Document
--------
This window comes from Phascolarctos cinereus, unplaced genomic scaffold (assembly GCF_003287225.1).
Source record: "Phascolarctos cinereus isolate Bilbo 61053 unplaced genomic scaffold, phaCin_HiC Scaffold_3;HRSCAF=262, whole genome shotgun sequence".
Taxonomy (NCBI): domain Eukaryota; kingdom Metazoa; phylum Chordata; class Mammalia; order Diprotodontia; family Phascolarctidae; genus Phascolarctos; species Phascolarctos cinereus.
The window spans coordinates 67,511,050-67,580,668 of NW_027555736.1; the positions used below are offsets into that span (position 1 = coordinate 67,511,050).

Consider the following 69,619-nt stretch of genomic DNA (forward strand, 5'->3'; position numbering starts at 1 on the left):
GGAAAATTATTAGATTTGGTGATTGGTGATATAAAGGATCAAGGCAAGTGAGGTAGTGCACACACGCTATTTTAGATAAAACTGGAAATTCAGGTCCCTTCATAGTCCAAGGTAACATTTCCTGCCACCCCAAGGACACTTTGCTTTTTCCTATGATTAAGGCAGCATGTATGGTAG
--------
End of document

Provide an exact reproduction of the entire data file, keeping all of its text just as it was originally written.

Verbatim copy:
This window comes from Phascolarctos cinereus, unplaced genomic scaffold (assembly GCF_003287225.1).
Source record: "Phascolarctos cinereus isolate Bilbo 61053 unplaced genomic scaffold, phaCin_HiC Scaffold_3;HRSCAF=262, whole genome shotgun sequence".
Taxonomy (NCBI): domain Eukaryota; kingdom Metazoa; phylum Chordata; class Mammalia; order Diprotodontia; family Phascolarctidae; genus Phascolarctos; species Phascolarctos cinereus.
The window spans coordinates 67,511,050-67,580,668 of NW_027555736.1; the positions used below are offsets into that span (position 1 = coordinate 67,511,050).

Consider the following 69,619-nt stretch of genomic DNA (forward strand, 5'->3'; position numbering starts at 1 on the left):
GGAAAATTATTAGATTTGGTGATTGGTGATATAAAGGATCAAGGCAAGTGAGGTAGTGCACACACGCTATTTTAGATAAAACTGGAAATTCAGGTCCCTTCATAGTCCAAGGTAACATTTCCTGCCACCCCAAGGACACTTTGCTTTTTCCTATGATTAAGGCAGCATGTATGGTAG